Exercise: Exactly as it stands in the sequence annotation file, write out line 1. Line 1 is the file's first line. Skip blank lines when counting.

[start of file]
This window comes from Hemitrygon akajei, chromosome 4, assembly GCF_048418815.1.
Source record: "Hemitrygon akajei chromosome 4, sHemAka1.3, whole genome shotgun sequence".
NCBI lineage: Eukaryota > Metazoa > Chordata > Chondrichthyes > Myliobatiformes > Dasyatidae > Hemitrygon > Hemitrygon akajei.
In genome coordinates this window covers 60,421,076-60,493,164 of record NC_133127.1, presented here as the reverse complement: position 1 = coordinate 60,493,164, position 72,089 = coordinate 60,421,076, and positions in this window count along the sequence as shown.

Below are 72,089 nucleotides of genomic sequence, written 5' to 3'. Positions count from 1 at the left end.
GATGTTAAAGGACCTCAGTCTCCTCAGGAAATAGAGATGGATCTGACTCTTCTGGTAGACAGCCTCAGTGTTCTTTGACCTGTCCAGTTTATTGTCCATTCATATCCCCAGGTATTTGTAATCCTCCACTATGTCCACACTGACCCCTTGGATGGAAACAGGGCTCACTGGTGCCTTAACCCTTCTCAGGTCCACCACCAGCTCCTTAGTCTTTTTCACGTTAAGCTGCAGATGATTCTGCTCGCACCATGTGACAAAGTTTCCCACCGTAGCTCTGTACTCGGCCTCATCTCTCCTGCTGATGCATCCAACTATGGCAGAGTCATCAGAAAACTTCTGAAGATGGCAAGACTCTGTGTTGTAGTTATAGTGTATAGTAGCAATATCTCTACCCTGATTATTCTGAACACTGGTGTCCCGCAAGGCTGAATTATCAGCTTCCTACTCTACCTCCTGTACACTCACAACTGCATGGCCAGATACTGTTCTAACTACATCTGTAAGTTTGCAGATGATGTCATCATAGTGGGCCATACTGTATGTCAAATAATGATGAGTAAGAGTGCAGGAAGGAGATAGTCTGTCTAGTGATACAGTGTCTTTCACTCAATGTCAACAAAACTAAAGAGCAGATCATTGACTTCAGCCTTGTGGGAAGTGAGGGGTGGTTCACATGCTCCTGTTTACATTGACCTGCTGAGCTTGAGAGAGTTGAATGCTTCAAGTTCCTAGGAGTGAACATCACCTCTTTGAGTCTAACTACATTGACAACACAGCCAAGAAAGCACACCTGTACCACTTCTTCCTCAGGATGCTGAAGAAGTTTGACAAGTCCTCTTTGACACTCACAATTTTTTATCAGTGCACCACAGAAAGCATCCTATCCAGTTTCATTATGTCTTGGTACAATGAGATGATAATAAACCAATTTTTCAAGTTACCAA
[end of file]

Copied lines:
This window comes from Hemitrygon akajei, chromosome 4, assembly GCF_048418815.1.